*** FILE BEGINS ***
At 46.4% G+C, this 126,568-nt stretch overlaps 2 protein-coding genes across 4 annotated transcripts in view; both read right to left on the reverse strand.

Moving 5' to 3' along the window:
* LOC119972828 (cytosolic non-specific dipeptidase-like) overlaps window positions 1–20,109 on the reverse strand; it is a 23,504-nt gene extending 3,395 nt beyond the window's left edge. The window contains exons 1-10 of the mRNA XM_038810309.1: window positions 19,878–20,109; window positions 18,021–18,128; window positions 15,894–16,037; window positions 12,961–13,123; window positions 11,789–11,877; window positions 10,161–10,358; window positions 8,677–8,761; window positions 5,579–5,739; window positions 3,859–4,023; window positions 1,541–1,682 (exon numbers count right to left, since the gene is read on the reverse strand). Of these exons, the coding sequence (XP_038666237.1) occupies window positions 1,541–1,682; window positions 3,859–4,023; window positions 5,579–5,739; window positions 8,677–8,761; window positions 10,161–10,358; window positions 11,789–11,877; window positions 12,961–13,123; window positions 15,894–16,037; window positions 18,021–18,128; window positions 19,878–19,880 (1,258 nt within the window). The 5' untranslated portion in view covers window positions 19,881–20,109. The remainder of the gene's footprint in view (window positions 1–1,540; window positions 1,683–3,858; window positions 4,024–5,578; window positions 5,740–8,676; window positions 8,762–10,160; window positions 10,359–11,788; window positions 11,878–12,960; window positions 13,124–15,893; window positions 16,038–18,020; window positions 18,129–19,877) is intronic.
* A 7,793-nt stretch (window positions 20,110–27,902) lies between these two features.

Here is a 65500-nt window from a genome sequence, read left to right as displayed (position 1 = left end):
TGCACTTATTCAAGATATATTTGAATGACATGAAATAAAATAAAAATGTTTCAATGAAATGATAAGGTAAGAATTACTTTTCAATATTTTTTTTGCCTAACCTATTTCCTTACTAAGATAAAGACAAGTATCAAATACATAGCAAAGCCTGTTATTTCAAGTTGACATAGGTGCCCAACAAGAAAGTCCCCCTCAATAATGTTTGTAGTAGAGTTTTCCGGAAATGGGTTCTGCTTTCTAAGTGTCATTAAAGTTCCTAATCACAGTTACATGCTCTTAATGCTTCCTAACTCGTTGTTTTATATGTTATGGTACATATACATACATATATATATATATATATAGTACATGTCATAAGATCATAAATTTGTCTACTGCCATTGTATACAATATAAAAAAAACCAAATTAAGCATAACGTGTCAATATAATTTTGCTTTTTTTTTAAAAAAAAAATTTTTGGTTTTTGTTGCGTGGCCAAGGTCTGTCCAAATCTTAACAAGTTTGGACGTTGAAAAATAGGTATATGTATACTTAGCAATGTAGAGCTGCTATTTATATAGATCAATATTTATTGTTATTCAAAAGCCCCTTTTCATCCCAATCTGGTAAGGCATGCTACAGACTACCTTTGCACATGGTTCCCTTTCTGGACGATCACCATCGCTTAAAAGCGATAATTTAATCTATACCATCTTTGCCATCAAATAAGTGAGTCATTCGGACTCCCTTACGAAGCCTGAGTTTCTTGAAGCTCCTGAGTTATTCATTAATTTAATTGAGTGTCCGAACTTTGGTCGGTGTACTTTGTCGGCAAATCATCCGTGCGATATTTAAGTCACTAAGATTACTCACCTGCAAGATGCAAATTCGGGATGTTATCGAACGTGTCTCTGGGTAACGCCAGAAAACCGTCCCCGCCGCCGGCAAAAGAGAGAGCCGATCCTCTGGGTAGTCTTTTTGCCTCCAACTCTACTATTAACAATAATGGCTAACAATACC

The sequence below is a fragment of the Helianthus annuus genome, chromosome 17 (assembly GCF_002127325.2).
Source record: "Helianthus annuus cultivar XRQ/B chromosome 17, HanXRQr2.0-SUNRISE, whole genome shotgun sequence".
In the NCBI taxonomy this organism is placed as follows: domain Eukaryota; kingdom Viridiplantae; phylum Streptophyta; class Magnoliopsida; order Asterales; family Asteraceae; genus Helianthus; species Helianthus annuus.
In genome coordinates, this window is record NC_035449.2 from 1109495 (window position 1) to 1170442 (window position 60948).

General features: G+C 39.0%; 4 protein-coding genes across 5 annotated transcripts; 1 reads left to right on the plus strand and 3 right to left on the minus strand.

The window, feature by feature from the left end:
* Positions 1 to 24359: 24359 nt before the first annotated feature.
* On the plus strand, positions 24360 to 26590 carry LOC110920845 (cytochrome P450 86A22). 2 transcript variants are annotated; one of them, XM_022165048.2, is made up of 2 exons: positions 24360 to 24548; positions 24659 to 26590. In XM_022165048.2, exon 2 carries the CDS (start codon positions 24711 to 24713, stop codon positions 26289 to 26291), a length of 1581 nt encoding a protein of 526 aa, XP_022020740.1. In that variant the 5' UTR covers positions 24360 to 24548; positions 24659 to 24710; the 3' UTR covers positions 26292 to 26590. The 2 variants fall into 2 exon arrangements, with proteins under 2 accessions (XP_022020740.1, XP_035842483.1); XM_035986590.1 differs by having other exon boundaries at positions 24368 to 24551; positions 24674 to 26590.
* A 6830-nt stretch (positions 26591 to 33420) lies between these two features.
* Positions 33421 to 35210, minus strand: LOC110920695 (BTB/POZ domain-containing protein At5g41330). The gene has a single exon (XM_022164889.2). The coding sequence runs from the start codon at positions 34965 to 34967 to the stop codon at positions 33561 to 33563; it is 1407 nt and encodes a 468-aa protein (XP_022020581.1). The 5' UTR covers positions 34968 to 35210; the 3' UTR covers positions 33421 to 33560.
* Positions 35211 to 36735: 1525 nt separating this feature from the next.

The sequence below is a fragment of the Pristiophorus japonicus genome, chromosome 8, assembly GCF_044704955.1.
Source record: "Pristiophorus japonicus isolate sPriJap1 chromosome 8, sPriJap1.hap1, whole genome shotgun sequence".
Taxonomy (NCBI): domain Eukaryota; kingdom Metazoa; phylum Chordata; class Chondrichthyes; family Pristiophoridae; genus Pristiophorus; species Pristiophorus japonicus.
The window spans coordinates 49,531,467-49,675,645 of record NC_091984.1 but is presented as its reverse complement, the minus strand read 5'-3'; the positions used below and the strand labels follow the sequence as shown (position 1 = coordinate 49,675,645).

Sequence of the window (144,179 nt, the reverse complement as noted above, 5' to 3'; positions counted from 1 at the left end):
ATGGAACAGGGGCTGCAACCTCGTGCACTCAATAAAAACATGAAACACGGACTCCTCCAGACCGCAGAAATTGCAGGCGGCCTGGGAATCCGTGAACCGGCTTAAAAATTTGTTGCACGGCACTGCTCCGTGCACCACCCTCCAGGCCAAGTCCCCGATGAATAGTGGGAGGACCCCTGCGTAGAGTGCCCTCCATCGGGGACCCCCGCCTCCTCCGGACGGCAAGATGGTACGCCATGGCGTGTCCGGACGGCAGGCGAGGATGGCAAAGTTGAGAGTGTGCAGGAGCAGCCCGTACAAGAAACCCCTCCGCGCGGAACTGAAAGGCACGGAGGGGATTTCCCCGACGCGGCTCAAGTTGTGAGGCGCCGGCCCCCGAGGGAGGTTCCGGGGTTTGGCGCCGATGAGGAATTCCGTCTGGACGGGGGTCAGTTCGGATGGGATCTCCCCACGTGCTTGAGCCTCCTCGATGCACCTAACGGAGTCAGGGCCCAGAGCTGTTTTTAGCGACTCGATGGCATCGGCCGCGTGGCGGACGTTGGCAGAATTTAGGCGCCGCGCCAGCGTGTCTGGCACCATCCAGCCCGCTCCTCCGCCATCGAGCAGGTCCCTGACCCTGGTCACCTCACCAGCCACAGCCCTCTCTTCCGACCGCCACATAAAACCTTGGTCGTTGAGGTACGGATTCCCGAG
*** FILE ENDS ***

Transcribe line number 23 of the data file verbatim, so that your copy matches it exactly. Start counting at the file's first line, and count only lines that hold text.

ATGGAACAGGGGCTGCAACCTCGTGCACTCAATAAAAACATGAAACACGGACTCCTCCAGACCGCAGAAATTGCAGGCGGCCTGGGAATCCGTGAACCGGCTTAAAAATTTGTTGCACGGCACTGCTCCGTGCACCACCCTCCAGGCCAAGTCCCCGATGAATAGTGGGAGGACCCCTGCGTAGAGTGCCCTCCATCGGGGACCCCCGCCTCCTCCGGACGGCAAGATGGTACGCCATGGCGTGTCCGGACGGCAGGCGAGGATGGCAAAGTTGAGAGTGTGCAGGAGCAGCCCGTACAAGAAACCCCTCCGCGCGGAACTGAAAGGCACGGAGGGGATTTCCCCGACGCGGCTCAAGTTGTGAGGCGCCGGCCCCCGAGGGAGGTTCCGGGGTTTGGCGCCGATGAGGAATTCCGTCTGGACGGGGGTCAGTTCGGATGGGATCTCCCCACGTGCTTGAGCCTCCTCGATGCACCTAACGGAGTCAGGGCCCAGAGCTGTTTTTAGCGACTCGATGGCATCGGCCGCGTGGCGGACGTTGGCAGAATTTAGGCGCCGCGCCAGCGTGTCTGGCACCATCCAGCCCGCTCCTCCGCCATCGAGCAGGTCCCTGACCCTGGTCACCTCACCAGCCACAGCCCTCTCTTCCGACCGCCACATAAAACCTTGGTCGTTGAGGTACGGATTCCCGAG